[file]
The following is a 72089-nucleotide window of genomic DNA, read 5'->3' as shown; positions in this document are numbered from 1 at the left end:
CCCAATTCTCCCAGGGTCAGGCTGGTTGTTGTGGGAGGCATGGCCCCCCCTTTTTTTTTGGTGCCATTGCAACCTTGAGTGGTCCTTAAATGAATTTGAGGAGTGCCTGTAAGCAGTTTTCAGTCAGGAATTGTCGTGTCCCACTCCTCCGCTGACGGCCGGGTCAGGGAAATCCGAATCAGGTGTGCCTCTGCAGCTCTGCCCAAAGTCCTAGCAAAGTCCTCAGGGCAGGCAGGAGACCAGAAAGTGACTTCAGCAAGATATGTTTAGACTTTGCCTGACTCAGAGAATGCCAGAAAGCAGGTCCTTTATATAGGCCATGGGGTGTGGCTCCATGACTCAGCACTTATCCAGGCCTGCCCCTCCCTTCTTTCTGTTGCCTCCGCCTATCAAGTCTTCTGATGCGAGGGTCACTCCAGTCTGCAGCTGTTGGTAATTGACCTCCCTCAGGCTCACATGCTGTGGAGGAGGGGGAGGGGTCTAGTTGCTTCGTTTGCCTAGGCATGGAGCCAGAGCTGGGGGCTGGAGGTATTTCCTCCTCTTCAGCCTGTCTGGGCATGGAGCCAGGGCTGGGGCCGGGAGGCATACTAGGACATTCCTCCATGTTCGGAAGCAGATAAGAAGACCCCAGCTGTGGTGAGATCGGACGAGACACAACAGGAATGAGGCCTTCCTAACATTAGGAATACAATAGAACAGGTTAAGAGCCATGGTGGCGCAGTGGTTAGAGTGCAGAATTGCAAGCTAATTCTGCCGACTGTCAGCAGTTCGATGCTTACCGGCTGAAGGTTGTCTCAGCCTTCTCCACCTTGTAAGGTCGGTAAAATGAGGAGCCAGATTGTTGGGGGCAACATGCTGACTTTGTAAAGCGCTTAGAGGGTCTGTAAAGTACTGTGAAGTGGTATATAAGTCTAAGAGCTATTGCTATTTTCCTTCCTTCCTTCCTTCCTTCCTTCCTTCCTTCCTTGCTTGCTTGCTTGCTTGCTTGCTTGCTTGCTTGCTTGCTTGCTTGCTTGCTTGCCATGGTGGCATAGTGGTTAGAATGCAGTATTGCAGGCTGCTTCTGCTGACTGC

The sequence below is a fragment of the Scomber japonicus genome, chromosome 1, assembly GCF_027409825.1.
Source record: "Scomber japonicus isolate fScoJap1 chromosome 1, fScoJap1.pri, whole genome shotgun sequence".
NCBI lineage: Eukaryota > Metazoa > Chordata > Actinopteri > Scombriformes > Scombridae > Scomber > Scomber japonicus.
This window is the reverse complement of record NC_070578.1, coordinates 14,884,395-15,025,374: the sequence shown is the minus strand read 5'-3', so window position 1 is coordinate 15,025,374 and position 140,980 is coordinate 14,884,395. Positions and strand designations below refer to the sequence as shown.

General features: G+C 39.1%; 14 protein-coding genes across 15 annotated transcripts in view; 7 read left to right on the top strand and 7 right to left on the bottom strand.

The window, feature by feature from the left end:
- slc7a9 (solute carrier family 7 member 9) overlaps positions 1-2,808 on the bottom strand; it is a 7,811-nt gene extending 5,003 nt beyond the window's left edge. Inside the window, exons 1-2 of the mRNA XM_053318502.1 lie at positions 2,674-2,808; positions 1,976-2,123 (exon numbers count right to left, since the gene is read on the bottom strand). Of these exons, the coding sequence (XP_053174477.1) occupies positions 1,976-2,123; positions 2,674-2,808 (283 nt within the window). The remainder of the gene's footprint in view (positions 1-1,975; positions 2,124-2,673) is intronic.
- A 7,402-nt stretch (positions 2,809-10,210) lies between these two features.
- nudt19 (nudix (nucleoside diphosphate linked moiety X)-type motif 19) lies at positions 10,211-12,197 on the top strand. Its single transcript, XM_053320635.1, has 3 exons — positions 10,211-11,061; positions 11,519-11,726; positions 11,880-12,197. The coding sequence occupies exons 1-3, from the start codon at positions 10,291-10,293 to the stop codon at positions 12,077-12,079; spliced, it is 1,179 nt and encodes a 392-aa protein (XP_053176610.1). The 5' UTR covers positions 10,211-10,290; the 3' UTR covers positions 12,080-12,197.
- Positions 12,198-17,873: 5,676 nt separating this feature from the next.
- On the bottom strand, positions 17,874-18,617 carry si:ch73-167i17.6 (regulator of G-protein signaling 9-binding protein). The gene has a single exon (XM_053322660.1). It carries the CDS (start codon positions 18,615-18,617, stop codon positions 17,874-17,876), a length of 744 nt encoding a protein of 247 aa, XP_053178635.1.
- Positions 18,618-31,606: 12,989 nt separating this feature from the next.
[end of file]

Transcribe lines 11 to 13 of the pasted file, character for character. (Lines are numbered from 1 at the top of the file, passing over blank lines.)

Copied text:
- nudt19 (nudix (nucleoside diphosphate linked moiety X)-type motif 19) lies at positions 10,211-12,197 on the top strand. Its single transcript, XM_053320635.1, has 3 exons — positions 10,211-11,061; positions 11,519-11,726; positions 11,880-12,197. The coding sequence occupies exons 1-3, from the start codon at positions 10,291-10,293 to the stop codon at positions 12,077-12,079; spliced, it is 1,179 nt and encodes a 392-aa protein (XP_053176610.1). The 5' UTR covers positions 10,211-10,290; the 3' UTR covers positions 12,080-12,197.
- Positions 12,198-17,873: 5,676 nt separating this feature from the next.
- On the bottom strand, positions 17,874-18,617 carry si:ch73-167i17.6 (regulator of G-protein signaling 9-binding protein). The gene has a single exon (XM_053322660.1). It carries the CDS (start codon positions 18,615-18,617, stop codon positions 17,874-17,876), a length of 744 nt encoding a protein of 247 aa, XP_053178635.1.